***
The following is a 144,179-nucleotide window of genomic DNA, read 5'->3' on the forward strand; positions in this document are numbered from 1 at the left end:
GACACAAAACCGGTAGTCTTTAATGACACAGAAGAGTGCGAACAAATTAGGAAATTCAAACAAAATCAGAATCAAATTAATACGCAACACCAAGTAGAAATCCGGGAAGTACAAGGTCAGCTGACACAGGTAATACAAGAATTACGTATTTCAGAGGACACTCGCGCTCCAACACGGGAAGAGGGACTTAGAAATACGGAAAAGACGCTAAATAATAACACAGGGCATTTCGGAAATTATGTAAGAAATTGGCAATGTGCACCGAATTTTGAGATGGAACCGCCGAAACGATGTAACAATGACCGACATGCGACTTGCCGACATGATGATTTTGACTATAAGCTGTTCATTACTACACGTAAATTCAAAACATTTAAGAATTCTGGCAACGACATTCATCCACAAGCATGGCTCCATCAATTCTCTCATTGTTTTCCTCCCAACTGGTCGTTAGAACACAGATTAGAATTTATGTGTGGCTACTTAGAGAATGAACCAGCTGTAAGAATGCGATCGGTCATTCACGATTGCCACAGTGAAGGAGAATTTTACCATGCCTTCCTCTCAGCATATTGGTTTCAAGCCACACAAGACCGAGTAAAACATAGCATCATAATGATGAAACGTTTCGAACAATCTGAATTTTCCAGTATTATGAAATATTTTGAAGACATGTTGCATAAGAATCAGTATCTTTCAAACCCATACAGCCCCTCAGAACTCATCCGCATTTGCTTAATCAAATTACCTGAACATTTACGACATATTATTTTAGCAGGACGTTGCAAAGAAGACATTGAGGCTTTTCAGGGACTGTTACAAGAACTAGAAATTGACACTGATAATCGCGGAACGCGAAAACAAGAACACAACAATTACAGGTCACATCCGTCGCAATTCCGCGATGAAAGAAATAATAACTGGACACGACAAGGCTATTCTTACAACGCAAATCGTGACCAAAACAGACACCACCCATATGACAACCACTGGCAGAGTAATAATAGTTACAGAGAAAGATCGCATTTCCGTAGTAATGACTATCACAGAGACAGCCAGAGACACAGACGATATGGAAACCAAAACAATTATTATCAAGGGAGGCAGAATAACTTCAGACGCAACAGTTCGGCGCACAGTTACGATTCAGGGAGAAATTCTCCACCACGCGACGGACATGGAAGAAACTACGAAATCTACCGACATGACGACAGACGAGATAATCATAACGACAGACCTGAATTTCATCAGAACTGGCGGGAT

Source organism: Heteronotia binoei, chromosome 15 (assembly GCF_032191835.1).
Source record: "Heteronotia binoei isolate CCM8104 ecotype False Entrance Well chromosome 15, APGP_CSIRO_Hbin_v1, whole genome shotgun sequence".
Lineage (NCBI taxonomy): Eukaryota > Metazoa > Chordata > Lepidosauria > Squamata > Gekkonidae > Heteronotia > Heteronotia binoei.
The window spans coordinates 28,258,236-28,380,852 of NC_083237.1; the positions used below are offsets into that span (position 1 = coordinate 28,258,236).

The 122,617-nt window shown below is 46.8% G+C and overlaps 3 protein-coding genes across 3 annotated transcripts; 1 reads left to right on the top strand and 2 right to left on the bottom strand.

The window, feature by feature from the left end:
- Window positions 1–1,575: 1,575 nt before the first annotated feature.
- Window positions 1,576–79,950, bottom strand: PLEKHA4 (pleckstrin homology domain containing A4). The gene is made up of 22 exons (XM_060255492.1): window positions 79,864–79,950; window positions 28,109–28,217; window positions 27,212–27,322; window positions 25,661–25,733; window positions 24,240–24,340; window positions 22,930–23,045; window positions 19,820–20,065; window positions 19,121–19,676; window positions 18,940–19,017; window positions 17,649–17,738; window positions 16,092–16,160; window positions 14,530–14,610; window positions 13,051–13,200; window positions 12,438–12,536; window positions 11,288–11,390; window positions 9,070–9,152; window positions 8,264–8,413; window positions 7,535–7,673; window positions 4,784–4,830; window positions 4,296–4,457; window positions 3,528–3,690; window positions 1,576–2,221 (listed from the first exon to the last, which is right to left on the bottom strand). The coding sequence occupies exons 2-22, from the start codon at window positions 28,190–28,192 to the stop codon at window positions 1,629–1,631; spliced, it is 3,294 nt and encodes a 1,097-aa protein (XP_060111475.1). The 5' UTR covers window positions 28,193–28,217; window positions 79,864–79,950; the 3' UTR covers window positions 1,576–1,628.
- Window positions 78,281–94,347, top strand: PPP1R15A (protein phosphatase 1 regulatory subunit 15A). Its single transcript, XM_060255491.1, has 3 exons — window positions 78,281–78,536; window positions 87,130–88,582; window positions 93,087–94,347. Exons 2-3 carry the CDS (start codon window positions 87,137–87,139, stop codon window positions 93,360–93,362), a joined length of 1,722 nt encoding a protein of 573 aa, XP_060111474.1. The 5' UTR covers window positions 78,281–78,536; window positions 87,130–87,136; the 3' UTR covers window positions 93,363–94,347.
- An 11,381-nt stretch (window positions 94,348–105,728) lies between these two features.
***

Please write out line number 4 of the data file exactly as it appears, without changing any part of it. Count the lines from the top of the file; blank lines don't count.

Source record: "Heteronotia binoei isolate CCM8104 ecotype False Entrance Well chromosome 15, APGP_CSIRO_Hbin_v1, whole genome shotgun sequence".